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International Human Rights Law & Demolitions in the oPt

In addition to violating the protections set out by international humanitarian law, the demolition practices and policies of the Occupying Power also infringe upon key and fundamental human rights protections.

The right to adequate housing is an essential component of the right to a decent standard of living. When guaranteed, it provides a foundation for the realization of other rights, including the rights to family, work, education and, ultimately, national self-determination.

Specifically, the human right to adequate housing is contained, inter alia, in the

Universal Declaration of Human Rights of 1948 (Art. 25(1));

The International Covenant on Economic, Social and Cultural Rights of 1966 (Art. 11);

The International Covenant on Civil and Political Rights of 1966 (Art. 17);

the International Convention on the Elimination of All Forms of Racial Discrimination of 1969 (Art. 5(e)(iii));

The Convention on the Rights of the Child of 1990 (Arts. 16, 27); and

General Comments 4 (1991) and 7 (1997) of the UN Committee on Economic, Social and Cultural Rights.

From the inception of Israeli occupation of Palestinian Territory some 45 years ago, UN Bodies have consistently rejected both the Israeli assertion that IHRL does not apply extraterritorially in the oPt, and Israel’s claim that it can legitimately discriminate between Israelis and Palestinians in the oPt on the basis of citizenship.

Moreover, it is not permissible for Israel to justify its discriminatory treatment of Palestinians on the basis that they have a different status in international law as ‘protected persons’, while in fact the protection afforded to Palestinians as a matter of international law is more extensive.

The Committee on Economic, Social and Cultural Rights

The UN Committee on Economic, Social and Cultural Rights is a body of independent experts that monitors implementation of the Covenant. In its 2011 concluding observations (which constitute the decision of the Committee regarding the status Covenant implementation), the Committee called upon Israel to stop forthwith house demolitions, forced evictions and residency revocation in the Occupied Palestinian Territory and East Jerusalem:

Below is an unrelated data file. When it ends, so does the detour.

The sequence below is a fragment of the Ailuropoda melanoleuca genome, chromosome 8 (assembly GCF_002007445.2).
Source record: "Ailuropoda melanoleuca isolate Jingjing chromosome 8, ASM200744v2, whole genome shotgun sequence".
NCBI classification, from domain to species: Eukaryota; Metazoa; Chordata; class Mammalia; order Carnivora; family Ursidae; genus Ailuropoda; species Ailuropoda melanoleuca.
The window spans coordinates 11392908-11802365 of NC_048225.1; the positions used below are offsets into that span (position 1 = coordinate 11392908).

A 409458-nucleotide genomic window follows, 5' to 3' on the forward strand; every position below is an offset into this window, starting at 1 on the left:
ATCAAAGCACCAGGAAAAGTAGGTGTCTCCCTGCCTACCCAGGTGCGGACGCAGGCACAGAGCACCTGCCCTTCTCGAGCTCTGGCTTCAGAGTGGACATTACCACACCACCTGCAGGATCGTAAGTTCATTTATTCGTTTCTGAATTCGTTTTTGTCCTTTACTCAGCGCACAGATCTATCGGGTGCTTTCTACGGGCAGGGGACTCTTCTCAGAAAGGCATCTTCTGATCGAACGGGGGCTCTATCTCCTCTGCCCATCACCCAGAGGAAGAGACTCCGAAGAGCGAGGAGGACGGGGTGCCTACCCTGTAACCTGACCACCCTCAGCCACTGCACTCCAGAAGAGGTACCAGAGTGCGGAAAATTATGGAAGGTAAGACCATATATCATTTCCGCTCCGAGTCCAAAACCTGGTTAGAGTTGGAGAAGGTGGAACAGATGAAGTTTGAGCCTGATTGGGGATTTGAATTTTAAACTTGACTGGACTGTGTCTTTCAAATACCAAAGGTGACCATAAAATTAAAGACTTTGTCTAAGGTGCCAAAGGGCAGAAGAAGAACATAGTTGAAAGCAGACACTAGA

• "The Committee is deeply concerned about home demolitions and forced evictions in the West Bank, in particular Area C, as well as in East Jerusalem, by Israeli authorities, military personnel and settlers. The Committee urges the State party to stop forthwith home demolitions. The Committee also recommends that the State party review and reform its housing policy and the issuance of construction permits […], in order to prevent demolitions and forced evictions and ensure the legality of construction in those areas."[1]

The Committee on the Elmination of All Forms of Racial Discrimination

The UN Committee on the Elimination of Racial Discrimination had negated in its 2007 concluding observations the Israeli position that the Convention does not apply in the Occupied Palestinian Territory, nor did it accept Israel's assertion that it can legitimately distinguish between Israelis and Palestinians in the oPt on the basis of citizenship[2]. Accordingly, Israel is obligated under the ICERD to create and maintain conditions that will ensure Palestinians’ realization of their rights to self-determination participation without discrimination in public affairs, and their right, to develop and advance their respective communities economically, socially, culturally, and politically, according to their needs.

In its 2012 concluding observations, the Committee further urged Israel to reconsider its policies in order to guarantee Palestinian and Bedouin rights to property, access to land, access to housing and access to natural resources, and eliminate any policy of “demographic balance” from its Jerusalem Master Plan as well as from its planning and zoning policy in the rest of the West Bank[3].

UN Special Rapporteur on the Right to Adequate Housing

Notably, Following a February 2012 visit to the West Bank and East Jerusalem, the UN Special Rapporteur on the Right to Adequate Housing, Prof. Raquel Rolnik concluded that:

  • "the policies adopted by Israeli authorities severely restrict Palestinians from building legally through various means. Among others, Israel has not provided Palestinians with the necessary planning framework to ensure that their basic housing and infrastructure needs are met. Currently tens of thousands of Palestinians are estimated to be at risk of their homes being demolished due to unregulated building. The mere threat of demolition has a profound impact on families and particularly on children, psychological and otherwise."

[1] Concluding observations of the Committee on Economic, Social and Cultural Rights, Israel, E/C.12/ISR/CO/3, 16 December 2011.

[2] Concluding observations of the Committee on the Elimination of Racial Discrimination, Israel, CERD/C/ISR/CO/13, 14 June 2007.

[3] Concluding observations of the Committee on the Elimination of Racial Discrimination, Israel, CERD/C/ISR/CO/14-16, 9 March 2012.